• Bay Flower
  • Dandelion
  • Lilac
  • Gumweed

Recipes


by Renee Lindstrom

Infused Oils, Tinctures & Vinegar’s


Infused Oils

Infused oils can be used in recipes and in skin & hair products.

  • Bamboo
  • Basil
  • Bay Flower
  • Calendula
  • Cedar
  • Comphrey
  • Dandelion
  • English Daisey
  • Feverfew
  • Forsythia
  • Gingko
  • Gumweed
  • Hollyhock
  • Lavendar
  • Lilac
  • Mullein Flower
  • Mullein Leaf
  • Mullein Root
  • Oregon Grape
  • Parsley
  • Rose
  • Rosemary Flower
  • Rue
  • Self Heal
  • Shasta Daisy
  • Tea Tree
  • White Birch
  • Yellow Dock

Recipes


Infused Tinctures

Tinctures are herbal extracts made with alcohol and extracts are those mixed with water, vinegar and glycerin.  Tinctures can be taken as herbal medicinal’s and for soothing skin ailments.

An adult would generally take 6 to 10 drops, 3 to 4 times a day.  For children cut that amount by one half (1/2).  For best results take for a period of 30 days.  

  • Bamboo – longevity, rejuvenation, anti – aging, anti-inflammatory,   antioxidant, immune booster,  thyroid health, hair, nails, skin, gums & teeth
  • Basil –  stress, energy, arthritis, heart tonic, cough & colds
  • Bay Flower – aches & pain, headaches & migraines, stress, sleep aid, colic, flatulence, eyes,  antiseptic, diuretic, antioxidant, anti-inflammatory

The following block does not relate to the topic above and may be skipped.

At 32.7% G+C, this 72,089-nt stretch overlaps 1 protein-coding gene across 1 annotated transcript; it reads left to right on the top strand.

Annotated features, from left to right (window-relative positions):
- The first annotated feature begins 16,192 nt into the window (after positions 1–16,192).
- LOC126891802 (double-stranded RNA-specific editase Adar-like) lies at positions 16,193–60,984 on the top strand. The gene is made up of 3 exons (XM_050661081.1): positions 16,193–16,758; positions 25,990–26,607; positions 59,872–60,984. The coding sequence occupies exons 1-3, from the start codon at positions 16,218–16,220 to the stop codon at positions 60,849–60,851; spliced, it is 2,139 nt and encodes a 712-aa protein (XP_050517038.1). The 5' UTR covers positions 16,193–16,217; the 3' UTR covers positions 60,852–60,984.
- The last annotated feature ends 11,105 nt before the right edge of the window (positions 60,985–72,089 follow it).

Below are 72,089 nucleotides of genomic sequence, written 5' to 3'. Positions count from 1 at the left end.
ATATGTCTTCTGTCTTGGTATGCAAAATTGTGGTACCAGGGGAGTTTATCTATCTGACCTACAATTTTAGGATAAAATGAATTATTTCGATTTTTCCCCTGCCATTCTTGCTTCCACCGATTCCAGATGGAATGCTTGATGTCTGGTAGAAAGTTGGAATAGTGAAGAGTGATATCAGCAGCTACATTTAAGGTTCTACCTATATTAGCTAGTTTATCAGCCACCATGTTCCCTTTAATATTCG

• Calendula – antibacterial & anti-inflammatory properties, as well as being a strong antiseptic, astringent,  rashes, diaper rash, minor burns, acne, and eczema
  • Comfrey –  colitis, diarrhea, laxative, sedative, bleeding gums, hoarseness & throat infection, fatigue, cramps in the legs, anemia, pain & arthritis
  • Dandelion –  PMS,  depression, fatigue, digestive aid, natural diuretic, blood cleanser, detoxifer, tinnitus, tonsillitis, pneumonia, bronchitis, osteoporosis, abscesses, heart health, mammary tumors, warts
  • Feverfew – migraines, toothaches, nausea, vomiting, sleep, digestion, asthma attacks, dizziness, tinnitus, arthritis, psoriasis, eczema, menstrual cramps & prostate problems, indigestion, colds, fevers
  • Gumweed – sedative, antispasmodic, and expectorant, ear & throat infections, muscle relaxer
  • Ginkgo – headaches, sinusitis, vertigo, circulation, Reynaud’s disease, Parkinson’s, dementia, depression, fatigue, attention span, memory,  astringent, anti-fungal and antibacterial
  • Hollyhock – soar throat, ulcers,  IBS, vomiting, diarrhea, kidney infections,
  • Lavender –  sleep aid, stress release, migraine, energizer
  • Lilac – worms, malaria, fever
  • Mullein – sore throat, pain, cold, flu, sleep aid, sedative, cramps, astringent, antibacterial & antiseptic, joints, arthritis & muscle pain, earache, immune system booster & swollen joints
  • Oregon Grape – colds, flu, blood purifier,  jaundice, hepatitis, eczema, acne, herpes, & psoriasis, natural anti-biotic qualities, anti-inflammatory, anti-fungal & antibacterial
  • Rosemary Flower – antioxidant & anti-inflammatory
  • Rue – indigestion, colic, flatulence, cramps, menstrual pain, headaches, circulation, coughs, stress, anxiety, nerve & muscle pain